Nursing Leadership

Being a leader in your facility, although sometimes overwhelming, is a rewarding role that allows you to touch the lives of many people including your residents, their families, and, of course, your staff. Your efforts and attitude impact everything from resident outcomes, to survey results, to workplace culture in your facility. Find resources that explore topics such as leadership styles, strategies for successfully managing staff, and more to support you in your important role.  

  • Section GG Data Collection Tool

    By American Association of Nurse Assessment Coordination - January 01, 2019
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  • Food Safety and Holiday Treats: 6 Ways to Shore Up Visitor Food Policy Implementation

    By Jessica Kunkler, MA, Staff Writer - December 18, 2018

    During the holidays, SNF staff across the country welcome an increased number of visitors with special treats to share with loved ones. While extra visitors and sweet treats add to the spirit of the facility at holiday times, they can also pose safety risks to residents. (Consider a yummy pumpkin roll with cream cheese frosting, left at room temperature for 48 hours in a resident’s room.) If you haven’t already done so, now is a good time to shore up your facility’s visitor food policy implementation. Here’s how:

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  • Q&A: Our Med A biller has our NACs putting “discharge-return anticipated’ in our MDS system for ALL discharges. Is this correct?

    By AANDS Network - December 17, 2018
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  • Taking a Person-Centered Approach to Drug Regimen Review

    By Linda Shell, DNP, MA, RN, DNS-CT - December 03, 2018

    Nurses are critical to the health and well-being of residents in long-term care, overseeing all aspects of care, including residents’ physical, mental, social, and spiritual wellness. Although members of the interdisciplinary team (IDT) assist with their respective disciplines, the nurse is ultimately the one with 24/7 oversight of resident care. Nurses are the eyes and ears of the physician in the long-term care setting and serve as advocates for the residents during the drug regimen review (DRR).

    Since the most recently updated CMS guidelines regarding DRR which includes medication reconciliation in the skilled nursing facility were released, facilities have struggled to understand the rules. One of the significant drivers behind these new regulations is the increased rate of medication-related adverse drug events (ADEs). One critical item, however, is still missing from the updated requirements—the resident perspective on medications. The CMS guidelines address DRR and identify the medications that must be reviewed, the scheduling of reviews, clinically significant medication issues, the facility-designated person responsible for conducting the DRR, and communication between the physician and nurse. Little to no mention is made of resident preference and choice related to medications. Do residents want to take all those medications? Is their quality of life improving?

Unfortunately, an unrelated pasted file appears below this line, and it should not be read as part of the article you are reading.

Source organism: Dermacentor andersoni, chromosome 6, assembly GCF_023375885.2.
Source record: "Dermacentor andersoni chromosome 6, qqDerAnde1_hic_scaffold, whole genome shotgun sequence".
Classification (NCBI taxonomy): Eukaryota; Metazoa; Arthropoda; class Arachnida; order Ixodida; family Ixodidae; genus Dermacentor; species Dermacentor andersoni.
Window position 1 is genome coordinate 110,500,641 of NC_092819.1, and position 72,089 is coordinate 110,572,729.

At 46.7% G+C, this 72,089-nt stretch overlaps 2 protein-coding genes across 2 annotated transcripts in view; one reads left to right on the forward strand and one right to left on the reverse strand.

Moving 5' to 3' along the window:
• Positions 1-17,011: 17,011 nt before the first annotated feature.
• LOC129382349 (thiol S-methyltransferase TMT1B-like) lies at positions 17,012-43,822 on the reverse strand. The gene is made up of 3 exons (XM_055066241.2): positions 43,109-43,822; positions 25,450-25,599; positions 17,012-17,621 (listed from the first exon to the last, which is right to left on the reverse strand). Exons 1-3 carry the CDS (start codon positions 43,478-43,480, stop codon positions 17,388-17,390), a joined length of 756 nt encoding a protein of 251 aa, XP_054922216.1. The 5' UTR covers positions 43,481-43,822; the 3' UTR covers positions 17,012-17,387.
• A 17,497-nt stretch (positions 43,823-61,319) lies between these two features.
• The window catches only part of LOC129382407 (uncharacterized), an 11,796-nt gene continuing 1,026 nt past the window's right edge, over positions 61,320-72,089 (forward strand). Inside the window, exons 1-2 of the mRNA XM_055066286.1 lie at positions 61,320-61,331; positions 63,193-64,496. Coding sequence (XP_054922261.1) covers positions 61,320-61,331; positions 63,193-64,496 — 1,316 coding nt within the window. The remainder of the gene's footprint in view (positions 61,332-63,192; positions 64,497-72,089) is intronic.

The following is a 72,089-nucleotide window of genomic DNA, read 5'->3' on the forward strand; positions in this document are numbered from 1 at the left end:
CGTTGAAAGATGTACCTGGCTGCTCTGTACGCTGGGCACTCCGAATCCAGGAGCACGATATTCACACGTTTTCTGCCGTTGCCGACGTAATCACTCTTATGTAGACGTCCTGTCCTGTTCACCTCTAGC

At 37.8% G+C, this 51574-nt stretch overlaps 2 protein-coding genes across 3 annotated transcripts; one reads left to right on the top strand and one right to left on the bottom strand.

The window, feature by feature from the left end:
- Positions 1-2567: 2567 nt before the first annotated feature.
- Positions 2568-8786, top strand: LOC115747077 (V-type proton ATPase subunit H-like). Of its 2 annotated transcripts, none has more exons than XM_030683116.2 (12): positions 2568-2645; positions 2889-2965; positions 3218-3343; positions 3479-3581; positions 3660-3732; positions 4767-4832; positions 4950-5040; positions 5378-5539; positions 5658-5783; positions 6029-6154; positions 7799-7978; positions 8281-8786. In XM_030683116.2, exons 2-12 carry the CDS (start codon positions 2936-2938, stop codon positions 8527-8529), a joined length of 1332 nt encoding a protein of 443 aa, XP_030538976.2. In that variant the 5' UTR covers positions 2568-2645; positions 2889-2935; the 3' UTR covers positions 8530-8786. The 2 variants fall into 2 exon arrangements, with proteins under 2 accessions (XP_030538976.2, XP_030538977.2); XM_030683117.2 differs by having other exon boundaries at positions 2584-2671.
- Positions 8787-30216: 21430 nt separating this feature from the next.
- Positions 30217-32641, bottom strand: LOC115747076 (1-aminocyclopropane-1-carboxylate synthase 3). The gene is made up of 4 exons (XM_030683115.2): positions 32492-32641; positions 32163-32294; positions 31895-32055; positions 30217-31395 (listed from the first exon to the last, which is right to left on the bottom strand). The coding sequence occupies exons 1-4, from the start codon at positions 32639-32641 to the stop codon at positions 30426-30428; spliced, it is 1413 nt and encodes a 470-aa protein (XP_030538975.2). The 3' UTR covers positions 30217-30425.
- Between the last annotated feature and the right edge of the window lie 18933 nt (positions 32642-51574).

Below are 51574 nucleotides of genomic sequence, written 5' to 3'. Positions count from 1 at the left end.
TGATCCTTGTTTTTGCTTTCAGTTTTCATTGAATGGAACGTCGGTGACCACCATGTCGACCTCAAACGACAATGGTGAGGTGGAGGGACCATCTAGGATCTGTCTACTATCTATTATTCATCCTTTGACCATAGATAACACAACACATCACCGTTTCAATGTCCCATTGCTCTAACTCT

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  • Staff Didn’t Accept Flu Vaccine? Get a Declination Form

    By Caralyn Davis, Staff Writer - December 03, 2018
    Long-term care staff continue to have lower rates of influenza vaccination coverage (67.4 percent) than staff working in all other health care settings, according to “Influenza Vaccination Coverage Among Health Care Personnel — United States, 2017–18 Influenza Season,” a panel survey conducted by the Centers for Disease Control and Prevention (CDC) that was published in the Sept. 28, 2018, Morbidity & Mortality Weekly Report. In comparison, flu vaccinations among healthcare workers achieved a high of 91.9 percent in hospitals, followed by 75.1 percent in ambulatory care, and 74.9 percent in other clinical settings.
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  • CMS Alerts States re: SNFs/NFs With Potential Staffing Issues, Etc. (12/18)

    By CMS - December 02, 2018

    Payroll Based Journal (PBJ) Policy Manual Updates, Notification to States and New Minimum Data Set (MDS) Census Reports

    • Notification to States –

    The Centers for Medicare & Medicaid Services (CMS) will provide CMS Regional Offices (ROs) and State Survey Agencies with a list of facilities with potential staffing issues to support survey activities for evaluating sufficient staffing and improving resident health and safety.

    • Updates in the PBJ Policy Manual and Frequently Asked Questions (FAQs) – We are expanding the guidance on the meal breaks policy to ensure consistency. In addition, we are adding guidance regarding reporting hours for “Universal Care Workers.”

    • Additional Technical Support for Facilities – New MDS-based census reports in the Certification and Survey Provider Enhanced Reporting (CASPER) system.

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  • NNHQIC Sets Dementia Care & Psychotropic Medications Goal (11/18)

    By NNHQIC - November 26, 2018

    The National Nursing Home Quality Improvement Campaign's new quality goal to improve care for individuals living with dementia focuses on knowing the person, building on strengths, filling days with positive moments, and proactively addressing unmet needs.

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  • Infection Prevention and Control Audits: Start with Hand Hygiene

    By Caralyn Davis, Staff Writer - November 26, 2018

    Nursing homes can have the most beautiful policies and procedures for infection prevention and control in the world, but if staff aren’t following through on them, they are a waste of paper, notes Deb Patterson Burdsall, PhD, RN-BC, CIC, FAPIC, an infection prevention and control consultant and faculty member at the Association for Professionals in Infection Control and Epidemiology (APIC) in Arlington, VA.

     

    “So monitoring and auditing infection prevention processes in the facility is a critical component of quality care,” says Burdsall. “Unfortunately, the focus on infection prevention has not always been well-supported because infection surveillance, monitoring whether proper supplies are available and used correctly, and watching whether staff are performing hand hygiene and correctly using personal protective equipment all take time, which means the effort costs money.”

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  • Why Some Bad Results Haunt NHC QMs/Five Star—and What to Do

    By Caralyn Davis - November 05, 2018